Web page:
Coun. Scott Hamilton said when he lived overseas, Canada was known for a few things; "playing hockey in the cold, being nice and having very good universal healthcare."

When CBC held its vote for the greatest Canadian, it was Tommy Douglas because he ensured public health care would be accessible by every Canadian.

"To me, universal public healthcare is part and parcel of being Canadian and the fear of privatizing it, seeing it slowly chipped away, one service at a time troubles me greatly," Hamilton said, adding it's something generations fought for knowing it's easy to lose. 

Coun. Corey Kimpson called the decision to support Reid's motion "a tough one," adding she has no doubt all members of council support healthcare in our community, but as a municipal government they are not responsible for healthcare and perhaps shouldn't be weighing in issues outside of its jurisdiction.

She cited the support of the Ontario Hospital Association in the creation of partnerships integrating surgical and other services to help ensure access to care for patients, all paid for by OHIP.

Diagnostic lab work is one example where service is provided at a private clinic, she said.

Cambridge Memorial has been working with private providers for endoscopy and cataract surgeries for two years.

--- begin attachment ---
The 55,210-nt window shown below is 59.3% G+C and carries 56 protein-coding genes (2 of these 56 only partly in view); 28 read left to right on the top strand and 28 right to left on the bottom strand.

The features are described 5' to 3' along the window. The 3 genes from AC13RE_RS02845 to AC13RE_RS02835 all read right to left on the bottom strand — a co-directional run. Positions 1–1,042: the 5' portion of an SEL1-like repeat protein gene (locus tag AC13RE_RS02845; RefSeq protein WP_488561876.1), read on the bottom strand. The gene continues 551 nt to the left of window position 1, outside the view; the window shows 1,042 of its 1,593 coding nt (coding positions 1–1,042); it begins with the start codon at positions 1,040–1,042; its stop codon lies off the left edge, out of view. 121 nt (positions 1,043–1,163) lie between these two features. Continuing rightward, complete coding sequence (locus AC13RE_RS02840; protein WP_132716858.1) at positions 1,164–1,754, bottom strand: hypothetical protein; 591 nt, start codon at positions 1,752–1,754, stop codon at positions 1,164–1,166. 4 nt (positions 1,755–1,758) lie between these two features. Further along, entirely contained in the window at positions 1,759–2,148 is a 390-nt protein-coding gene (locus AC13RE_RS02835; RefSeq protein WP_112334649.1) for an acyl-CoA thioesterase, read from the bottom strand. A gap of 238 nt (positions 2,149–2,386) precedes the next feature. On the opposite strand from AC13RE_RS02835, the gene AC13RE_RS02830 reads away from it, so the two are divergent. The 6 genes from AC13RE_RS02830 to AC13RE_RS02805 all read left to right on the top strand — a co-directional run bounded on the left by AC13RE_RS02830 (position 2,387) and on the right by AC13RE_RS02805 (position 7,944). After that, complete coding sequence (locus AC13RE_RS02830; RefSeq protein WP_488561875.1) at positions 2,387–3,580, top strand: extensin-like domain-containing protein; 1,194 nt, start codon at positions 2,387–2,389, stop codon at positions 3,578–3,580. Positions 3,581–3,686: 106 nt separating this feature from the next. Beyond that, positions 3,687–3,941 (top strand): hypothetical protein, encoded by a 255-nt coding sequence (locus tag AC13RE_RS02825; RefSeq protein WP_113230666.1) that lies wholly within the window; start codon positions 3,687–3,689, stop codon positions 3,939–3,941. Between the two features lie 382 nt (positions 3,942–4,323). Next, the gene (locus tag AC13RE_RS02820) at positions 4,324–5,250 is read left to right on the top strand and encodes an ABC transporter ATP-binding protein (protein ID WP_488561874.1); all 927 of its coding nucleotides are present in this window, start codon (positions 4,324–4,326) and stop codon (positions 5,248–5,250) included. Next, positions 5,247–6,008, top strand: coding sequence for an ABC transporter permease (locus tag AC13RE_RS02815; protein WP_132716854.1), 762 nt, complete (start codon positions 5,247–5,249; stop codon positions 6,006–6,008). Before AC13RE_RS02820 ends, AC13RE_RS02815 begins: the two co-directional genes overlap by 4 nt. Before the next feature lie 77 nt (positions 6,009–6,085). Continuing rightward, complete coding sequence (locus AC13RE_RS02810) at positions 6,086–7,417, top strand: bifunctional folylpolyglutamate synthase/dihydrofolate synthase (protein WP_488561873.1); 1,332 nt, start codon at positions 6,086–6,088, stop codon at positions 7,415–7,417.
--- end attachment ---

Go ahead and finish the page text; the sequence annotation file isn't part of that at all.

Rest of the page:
"Standards are set and monitored by the hospital. There is no charge to the patient and once again the patient receives the care they need in a shorter time frame."

Kimpson believes there's a lot of confusion around Bill 60 and said she wants to maintain a positive relationship with those responsible for healthcare, adding "we need to allow them to do the work they need to do to ensure our community has the access they need." 

Coun. Nicholas Ermeta agreed, saying he thinks the province is "strapped for money," can't do it all, and needs partnerships to ensure Ontarians have access to healthcare.

"I use private clinics all the time, without any problems. I've never had to pay once," he said, adding he doesn't feel he has enough information on the motion to vote either way.

The motion was defeated in a tie with Mayor Jan Liggett, Kimpson, Coun. Adam Cooper, and Ermeta voting against it, and Coun. Sheri Roberts and Coun. Ross Earnshaw joining Hamilton and Reid in voting in support.

Coun. Mike Devine was absent for the vote.

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Doug Coxson

About the Author: Doug Coxson

Doug has been a reporter and editor for 25 years, working mainly in Waterloo region and Guelph